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Syrian showdown continues

Syrian Showdown Continues
Syria remains our top story today as we inch closer to what inevitably appears to be some form of military action. As I told you yesterday, before the week is done we are likely to see the United States engage in limited cruise missile strikes in Syria in an effort to punish Assad for his use of chemical weapons. The goal of the United States is not to remove Assad from power, nor is it the goal of the United States at this time to help rebel forces in their cause for a regime change. Intelligence officials have confirmed that Assad did, in fact, use chemical weapons based on an intercepted phone calls during last week's attack. As of today, the United States believes it needs to strike quickly because the Assad regime appears to be readying for another chemical attack in the largest city of Aleppo. But if the United States chooses to strike, Iran and Syria have threatened to direct retaliation at Israel. Israel is preparing for a possible strike, issuing gas masks to its citizens and calling up reserve troops. Are we witnessing the beginning of what could potentially be the next World War? The Commander and Chief better have a plan for the sake of America and our allies.

Is This A Good Idea?
The decision for the United States to engage in limited military strikes has been met with skepticism for many reasons. Some believe that a limited strike will accomplish nothing of substance in Syria and only inflame tensions in the region and put Israel at risk. Many pundits, including myself, think that the decision to engage in these limited strikes is merely so the Obama administration can check off the box of having “done something” in response to Assad; I've been calling this “therapeutic bombing.” I'm not really sure what the administration feels it will ultimately accomplish by doing this, other than cover for Obama's “red line” comment he made last year. There is debate over whether or not Obama must seek Congressional approval in order to act. Should any military action (including launching cruise missiles) be considered an act of war? At this point, it doesn't look like Obama will seek Congressional approval while it does look like he will launch these missiles. I wonder what Senator Obama would have said about this action by a president? For more on the conflict in Syria, check out's latest coverage.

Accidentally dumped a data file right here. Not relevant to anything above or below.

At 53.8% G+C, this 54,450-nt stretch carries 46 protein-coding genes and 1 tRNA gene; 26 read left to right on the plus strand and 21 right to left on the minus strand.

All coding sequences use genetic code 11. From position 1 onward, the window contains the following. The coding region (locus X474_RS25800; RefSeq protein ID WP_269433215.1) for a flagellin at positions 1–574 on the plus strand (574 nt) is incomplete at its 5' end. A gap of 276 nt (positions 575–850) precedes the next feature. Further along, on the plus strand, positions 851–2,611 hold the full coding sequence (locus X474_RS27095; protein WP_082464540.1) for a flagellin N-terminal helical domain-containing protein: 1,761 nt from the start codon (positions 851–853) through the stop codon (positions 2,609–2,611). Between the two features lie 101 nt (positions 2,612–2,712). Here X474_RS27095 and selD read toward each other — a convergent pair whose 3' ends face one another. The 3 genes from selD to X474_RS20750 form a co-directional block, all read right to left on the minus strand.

50th Anniversary March on Washington
Today marks a historic day in this nation. It is the 50th anniversary of the March on Washington and Dr. Martin Luther King Jr's legendary “I Have A Dream” speech. On this day we must ask ourselves: Has MLK's dream been fully realized? While there is no doubt that our country has come along way in the last 50 years, one can't help but notice the rhetoric from some leaders of the black community and often from Obama himself in what appears to be an effort to divide us along racial lines. Dr. Ben Carson reflected on this important anniversary. He points out that MLK would be “extraordinarily pleased” by many of the things he would see today and disappointed by others. Dr. Carson says, “I think King would be waging a crusade against the marginalization of black lives in America.” You can read his entire piece here. Recent polling shows that a disparity still exists between how African-Americans and whites view race. For example, a new CBS News poll found, “Forty percent of blacks say there is a lot of discrimination against African-Americans today, compared to just 15 percent of whites who say that.” While more than half of Americans believe that race relations are generally good, the number has slipped during the Obama administration. We are not a perfect nation but we've made leaps to becoming a better nation. I will continue to discuss issues facing the African-American community and I hope that conservative African-American voices will be accepted and praised as worthy voices in an important discussion.